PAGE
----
Dave Coulier: I started doing stand up many years before “Full House” and I really wanted to get back to my roots. I love performing live. I have been lucky because people have really been packing these venues. I sold out shows in Cleveland and Cincinnati in the last month. I think a lot of people know me from “Full House” but not as a stand-up comedian. So it has taken a couple of years to remind people that this is what I started doing. But I have a really funny show. I talk about “Full House” a bit but you will also get to see what I do when you are not watching me on “Full House” re-runs. So it is fun!

MG: What would you say is one of the hardest parts of doing stand-ups?
DC:I think the most challenging part for me personally is the travel. The writing is a constant challenge for sure and the actual performing on stage is a real blast and I love it. I also really enjoy getting to meet my fans afterwards during the meet and greets. Like I said though, the hard part is being away from my wife and my family. You are living out of a suitcase in a hotel, so that is certainty tough. The performing, I have been doing that for 35 years, so that part is just a lot of fun.

MG: Since you are touring throughout the year, what do you do to make sure your material does get old for you personally each night?
DC:It is a constant process of weeding out material that doesn’t work and filling it with stronger, fresher and better stuff. That is the process night after night. This set that I am working with now is about an hour and fifteen minutes with material which will also be included in a stand-up special that we are going to be shooting soon. It is going to be called “Glorified Birthday Clown”.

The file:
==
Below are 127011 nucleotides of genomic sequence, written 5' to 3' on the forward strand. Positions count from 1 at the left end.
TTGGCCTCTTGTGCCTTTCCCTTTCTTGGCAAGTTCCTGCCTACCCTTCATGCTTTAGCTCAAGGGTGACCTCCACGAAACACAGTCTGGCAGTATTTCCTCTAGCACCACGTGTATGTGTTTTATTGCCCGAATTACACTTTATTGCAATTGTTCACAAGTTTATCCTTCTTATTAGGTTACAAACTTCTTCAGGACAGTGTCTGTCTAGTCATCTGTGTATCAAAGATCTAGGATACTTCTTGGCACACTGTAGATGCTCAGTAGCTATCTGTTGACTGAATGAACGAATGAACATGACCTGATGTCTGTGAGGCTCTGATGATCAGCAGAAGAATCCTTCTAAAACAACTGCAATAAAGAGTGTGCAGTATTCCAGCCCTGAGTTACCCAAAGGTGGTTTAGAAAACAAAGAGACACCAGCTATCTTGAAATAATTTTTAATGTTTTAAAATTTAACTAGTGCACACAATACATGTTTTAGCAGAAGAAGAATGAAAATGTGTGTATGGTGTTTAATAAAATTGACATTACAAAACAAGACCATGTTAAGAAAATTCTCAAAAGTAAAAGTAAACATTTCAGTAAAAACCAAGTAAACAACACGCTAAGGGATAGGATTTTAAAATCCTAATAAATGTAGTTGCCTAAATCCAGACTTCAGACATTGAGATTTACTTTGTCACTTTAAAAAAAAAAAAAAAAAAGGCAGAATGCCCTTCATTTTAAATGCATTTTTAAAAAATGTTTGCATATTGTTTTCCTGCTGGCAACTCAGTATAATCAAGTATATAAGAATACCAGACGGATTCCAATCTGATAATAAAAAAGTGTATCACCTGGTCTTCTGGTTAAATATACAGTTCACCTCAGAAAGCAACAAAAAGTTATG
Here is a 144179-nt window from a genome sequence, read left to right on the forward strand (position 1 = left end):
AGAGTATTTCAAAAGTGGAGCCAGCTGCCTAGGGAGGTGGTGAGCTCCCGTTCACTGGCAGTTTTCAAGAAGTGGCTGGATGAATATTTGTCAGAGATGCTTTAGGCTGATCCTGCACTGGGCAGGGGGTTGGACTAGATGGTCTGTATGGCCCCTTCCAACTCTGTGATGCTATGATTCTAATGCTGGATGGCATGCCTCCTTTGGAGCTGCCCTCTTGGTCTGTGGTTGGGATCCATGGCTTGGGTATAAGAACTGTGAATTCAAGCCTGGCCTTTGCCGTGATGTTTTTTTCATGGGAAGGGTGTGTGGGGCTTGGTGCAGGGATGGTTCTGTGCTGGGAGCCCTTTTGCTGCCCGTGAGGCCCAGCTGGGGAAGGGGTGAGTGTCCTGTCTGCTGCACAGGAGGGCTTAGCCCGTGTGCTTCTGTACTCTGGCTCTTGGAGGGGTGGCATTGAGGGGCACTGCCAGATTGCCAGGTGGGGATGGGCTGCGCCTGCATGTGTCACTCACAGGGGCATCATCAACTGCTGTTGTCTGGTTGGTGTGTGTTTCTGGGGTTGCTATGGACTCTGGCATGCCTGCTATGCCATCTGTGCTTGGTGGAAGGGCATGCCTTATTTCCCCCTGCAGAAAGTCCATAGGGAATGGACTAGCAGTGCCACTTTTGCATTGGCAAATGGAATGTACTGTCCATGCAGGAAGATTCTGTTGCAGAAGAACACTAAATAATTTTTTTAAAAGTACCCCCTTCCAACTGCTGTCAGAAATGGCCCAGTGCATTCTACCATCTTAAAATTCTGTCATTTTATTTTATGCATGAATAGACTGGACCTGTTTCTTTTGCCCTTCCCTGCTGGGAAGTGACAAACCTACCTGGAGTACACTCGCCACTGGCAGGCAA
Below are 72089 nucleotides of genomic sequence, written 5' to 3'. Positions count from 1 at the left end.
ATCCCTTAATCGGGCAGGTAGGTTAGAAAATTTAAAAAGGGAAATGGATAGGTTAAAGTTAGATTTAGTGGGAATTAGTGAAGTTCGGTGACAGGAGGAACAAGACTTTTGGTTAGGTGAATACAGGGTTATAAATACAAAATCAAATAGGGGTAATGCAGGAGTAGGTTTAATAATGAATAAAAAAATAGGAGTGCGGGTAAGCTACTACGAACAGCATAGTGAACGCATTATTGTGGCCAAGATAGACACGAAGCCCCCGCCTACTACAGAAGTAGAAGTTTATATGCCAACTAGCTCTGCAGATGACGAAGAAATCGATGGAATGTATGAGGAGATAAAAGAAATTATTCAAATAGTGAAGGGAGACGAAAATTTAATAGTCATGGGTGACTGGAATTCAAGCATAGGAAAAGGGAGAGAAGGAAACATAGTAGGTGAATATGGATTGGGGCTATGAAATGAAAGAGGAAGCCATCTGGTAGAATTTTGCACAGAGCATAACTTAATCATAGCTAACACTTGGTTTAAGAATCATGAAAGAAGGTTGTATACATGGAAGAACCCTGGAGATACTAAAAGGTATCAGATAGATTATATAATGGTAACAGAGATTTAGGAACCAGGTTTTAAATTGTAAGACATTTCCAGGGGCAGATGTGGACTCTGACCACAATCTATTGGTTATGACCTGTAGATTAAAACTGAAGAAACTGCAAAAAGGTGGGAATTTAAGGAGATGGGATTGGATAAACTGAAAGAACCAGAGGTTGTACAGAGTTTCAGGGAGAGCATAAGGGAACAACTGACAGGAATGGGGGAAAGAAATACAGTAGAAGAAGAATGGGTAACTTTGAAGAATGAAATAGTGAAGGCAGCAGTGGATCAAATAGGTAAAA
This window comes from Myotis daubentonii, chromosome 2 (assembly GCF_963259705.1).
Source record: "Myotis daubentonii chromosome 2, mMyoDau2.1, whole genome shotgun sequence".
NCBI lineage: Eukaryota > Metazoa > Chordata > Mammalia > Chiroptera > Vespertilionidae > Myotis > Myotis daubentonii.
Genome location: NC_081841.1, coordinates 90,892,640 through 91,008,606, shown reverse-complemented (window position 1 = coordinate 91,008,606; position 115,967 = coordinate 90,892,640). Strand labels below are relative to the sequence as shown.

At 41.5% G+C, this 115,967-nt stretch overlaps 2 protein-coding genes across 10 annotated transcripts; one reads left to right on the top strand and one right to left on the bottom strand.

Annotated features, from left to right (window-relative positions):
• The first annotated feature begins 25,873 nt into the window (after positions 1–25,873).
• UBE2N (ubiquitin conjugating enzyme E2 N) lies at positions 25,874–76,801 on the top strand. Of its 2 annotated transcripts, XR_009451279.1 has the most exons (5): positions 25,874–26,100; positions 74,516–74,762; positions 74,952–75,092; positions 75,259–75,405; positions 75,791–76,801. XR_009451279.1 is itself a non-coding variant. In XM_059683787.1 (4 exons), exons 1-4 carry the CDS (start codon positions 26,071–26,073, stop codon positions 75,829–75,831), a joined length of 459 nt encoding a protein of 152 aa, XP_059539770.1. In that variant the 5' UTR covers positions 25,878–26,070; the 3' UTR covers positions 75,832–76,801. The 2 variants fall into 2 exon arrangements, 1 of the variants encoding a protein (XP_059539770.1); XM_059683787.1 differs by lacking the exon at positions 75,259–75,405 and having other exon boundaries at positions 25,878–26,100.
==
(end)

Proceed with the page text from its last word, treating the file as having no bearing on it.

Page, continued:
MG: I know a few years ago you did a “Clean Guys of Comedy Tour”; is your current tour family friendly or adults only?
DC:I have always worked pretty clean. If you look at the landscape of comedy today, there is a wide specter of guys like myself, Jim Gaffigan, Brian Regan, Jerry Seinfeld and we are all clean. Then there is the other side of the spectrum where the comedians are using F-bombs and being very edgy and there is a lot of different flavors in between that. For me, I just never worked any different. My goal early in my career was to get on “The Tonight Show” with Johnny Carson, which was clean. So, I got to make my first appearance on “The Tonight Show” when I as 24 years old and since then, I never really changed my style. So if you come out to one of my shows, you will not be offended. We have all types of people ranging from teenagers to grandparents.

MG: When you played Joey Gladstone on “Full House”; did you ever imagine that this show would still be so popular and people would still be saying taglines like “Cut. It. Out!”, after all these years?
DC:I think we are all really proud of the work we did and that it has had such longevity. It has also become very multi-generational. We have never been off the air since 1987. We have been syndicated in over 100 countries around the world. I think it owes to the fact that it is good family entertainment. You get some good values when you watch an episode of “Full House” and they don’t produce shows like that anymore. We are all also still friends as well, in fact just prior to us speaking now, I was on the telephone with John Stamos. We are closer than ever and I really love the friendships that have developed from working on this show.